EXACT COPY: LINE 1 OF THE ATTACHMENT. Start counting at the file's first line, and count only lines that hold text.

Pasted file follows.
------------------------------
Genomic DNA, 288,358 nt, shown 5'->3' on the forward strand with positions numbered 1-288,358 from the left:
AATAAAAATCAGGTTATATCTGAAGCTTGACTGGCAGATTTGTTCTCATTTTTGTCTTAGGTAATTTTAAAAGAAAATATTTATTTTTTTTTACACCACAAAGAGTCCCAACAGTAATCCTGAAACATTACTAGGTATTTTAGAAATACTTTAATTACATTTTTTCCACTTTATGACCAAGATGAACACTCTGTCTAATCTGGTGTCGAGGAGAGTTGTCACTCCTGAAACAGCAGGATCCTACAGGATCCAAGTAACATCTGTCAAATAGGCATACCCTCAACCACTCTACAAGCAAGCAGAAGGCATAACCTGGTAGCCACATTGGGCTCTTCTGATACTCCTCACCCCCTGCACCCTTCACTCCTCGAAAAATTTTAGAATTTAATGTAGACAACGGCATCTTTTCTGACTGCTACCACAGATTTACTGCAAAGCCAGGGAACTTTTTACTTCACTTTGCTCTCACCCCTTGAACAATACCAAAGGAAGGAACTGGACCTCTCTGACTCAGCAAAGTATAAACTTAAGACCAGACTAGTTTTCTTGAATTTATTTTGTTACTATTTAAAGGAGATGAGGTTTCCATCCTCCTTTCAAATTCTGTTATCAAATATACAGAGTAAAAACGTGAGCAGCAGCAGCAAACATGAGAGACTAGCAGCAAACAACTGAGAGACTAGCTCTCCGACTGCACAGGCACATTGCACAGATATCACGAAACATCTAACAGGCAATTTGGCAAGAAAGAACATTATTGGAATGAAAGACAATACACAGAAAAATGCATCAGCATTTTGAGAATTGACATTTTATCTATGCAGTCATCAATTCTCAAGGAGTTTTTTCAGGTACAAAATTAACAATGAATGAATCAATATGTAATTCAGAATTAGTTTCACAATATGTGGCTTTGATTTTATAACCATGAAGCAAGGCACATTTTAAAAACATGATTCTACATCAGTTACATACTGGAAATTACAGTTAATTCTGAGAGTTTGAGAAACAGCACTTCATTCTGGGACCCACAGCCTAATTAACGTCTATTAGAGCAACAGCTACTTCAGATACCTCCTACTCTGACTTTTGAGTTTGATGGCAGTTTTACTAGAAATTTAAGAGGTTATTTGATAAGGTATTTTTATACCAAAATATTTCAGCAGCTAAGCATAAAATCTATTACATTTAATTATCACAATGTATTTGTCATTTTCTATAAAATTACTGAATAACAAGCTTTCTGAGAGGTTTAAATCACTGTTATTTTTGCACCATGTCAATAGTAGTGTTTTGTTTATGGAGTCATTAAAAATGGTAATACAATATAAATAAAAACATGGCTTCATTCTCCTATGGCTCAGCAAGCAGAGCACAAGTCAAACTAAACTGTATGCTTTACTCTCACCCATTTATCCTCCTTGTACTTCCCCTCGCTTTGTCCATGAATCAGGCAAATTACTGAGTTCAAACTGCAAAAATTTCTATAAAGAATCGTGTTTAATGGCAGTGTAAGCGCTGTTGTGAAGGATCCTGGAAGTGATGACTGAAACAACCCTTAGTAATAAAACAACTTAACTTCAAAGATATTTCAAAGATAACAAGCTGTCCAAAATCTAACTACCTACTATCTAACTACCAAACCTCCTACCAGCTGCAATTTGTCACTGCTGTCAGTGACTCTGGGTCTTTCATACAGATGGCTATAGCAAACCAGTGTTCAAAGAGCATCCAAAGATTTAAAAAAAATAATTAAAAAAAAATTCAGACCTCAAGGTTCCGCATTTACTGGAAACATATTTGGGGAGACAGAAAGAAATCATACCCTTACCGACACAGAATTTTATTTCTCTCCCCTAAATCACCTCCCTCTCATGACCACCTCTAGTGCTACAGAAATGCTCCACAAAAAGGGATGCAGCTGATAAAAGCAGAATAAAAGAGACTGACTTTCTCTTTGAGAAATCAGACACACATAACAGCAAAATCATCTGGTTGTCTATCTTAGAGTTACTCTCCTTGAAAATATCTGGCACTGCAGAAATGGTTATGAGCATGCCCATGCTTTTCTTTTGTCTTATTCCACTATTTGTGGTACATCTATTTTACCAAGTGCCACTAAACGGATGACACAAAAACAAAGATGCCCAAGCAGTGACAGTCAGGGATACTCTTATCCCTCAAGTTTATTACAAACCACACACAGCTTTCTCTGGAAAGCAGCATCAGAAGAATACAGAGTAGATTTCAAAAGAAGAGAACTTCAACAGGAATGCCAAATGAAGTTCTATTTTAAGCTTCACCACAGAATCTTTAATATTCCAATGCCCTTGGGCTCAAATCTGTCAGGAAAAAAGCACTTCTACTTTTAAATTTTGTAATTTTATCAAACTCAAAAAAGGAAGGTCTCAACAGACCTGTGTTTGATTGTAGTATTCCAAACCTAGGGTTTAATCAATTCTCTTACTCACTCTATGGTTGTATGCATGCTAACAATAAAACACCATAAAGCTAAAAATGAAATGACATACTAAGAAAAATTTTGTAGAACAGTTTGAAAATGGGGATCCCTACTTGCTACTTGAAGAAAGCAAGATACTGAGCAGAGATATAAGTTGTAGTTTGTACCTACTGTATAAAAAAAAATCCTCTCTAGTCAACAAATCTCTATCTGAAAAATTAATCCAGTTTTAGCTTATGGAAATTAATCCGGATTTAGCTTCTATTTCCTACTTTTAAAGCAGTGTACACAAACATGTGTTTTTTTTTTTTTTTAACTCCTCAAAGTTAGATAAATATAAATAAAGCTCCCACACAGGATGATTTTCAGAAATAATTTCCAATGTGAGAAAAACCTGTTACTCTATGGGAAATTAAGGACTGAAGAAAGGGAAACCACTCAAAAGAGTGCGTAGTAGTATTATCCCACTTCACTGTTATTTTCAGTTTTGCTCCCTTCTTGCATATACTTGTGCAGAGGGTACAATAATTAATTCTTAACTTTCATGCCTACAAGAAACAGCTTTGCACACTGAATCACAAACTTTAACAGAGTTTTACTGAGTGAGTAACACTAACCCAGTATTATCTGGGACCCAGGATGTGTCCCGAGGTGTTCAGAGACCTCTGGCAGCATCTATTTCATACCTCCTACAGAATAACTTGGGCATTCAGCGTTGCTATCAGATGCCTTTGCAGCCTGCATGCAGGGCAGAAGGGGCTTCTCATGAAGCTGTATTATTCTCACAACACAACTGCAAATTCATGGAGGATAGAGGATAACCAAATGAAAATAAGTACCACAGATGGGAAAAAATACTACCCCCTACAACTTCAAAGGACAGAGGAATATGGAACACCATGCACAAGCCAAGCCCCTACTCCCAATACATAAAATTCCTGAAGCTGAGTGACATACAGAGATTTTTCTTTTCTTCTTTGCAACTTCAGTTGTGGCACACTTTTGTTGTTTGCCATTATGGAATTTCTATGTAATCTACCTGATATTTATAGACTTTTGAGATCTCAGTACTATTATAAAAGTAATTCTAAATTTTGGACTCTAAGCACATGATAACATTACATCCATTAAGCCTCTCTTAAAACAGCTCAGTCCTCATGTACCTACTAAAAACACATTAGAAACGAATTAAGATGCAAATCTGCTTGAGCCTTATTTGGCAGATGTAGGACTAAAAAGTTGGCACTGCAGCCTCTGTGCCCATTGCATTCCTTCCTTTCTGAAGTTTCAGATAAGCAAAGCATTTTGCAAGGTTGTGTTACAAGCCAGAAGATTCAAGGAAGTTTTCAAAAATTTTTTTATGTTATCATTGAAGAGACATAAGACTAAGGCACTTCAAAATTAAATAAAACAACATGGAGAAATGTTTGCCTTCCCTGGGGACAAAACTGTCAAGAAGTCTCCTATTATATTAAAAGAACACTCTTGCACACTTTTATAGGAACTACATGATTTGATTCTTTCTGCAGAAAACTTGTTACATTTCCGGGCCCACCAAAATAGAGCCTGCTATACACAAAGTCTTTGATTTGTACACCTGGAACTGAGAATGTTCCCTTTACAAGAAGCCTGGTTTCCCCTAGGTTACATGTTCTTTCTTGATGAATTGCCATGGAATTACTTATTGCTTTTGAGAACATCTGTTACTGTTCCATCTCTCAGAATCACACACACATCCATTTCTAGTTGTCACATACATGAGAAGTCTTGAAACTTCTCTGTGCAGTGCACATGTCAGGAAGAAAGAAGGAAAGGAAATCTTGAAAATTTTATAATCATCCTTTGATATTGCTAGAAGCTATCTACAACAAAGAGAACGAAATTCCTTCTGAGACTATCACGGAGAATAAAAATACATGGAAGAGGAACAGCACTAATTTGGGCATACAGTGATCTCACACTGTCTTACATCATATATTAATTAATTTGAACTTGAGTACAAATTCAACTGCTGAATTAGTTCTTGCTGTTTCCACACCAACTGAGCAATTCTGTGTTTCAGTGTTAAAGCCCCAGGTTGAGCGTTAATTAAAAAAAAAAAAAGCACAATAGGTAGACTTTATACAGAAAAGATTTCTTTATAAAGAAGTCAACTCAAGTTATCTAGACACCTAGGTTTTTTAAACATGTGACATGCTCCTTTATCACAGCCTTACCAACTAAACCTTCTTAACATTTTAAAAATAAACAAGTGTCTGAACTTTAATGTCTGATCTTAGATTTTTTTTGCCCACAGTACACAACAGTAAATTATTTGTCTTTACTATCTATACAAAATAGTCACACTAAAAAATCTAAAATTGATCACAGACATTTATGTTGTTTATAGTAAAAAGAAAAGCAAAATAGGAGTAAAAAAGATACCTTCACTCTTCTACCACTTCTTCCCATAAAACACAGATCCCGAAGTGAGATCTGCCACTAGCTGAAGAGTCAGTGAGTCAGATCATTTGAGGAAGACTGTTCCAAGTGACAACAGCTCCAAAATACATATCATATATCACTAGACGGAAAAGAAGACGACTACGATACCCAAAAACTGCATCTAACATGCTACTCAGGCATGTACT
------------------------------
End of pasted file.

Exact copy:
Genomic DNA, 288,358 nt, shown 5'->3' on the forward strand with positions numbered 1-288,358 from the left: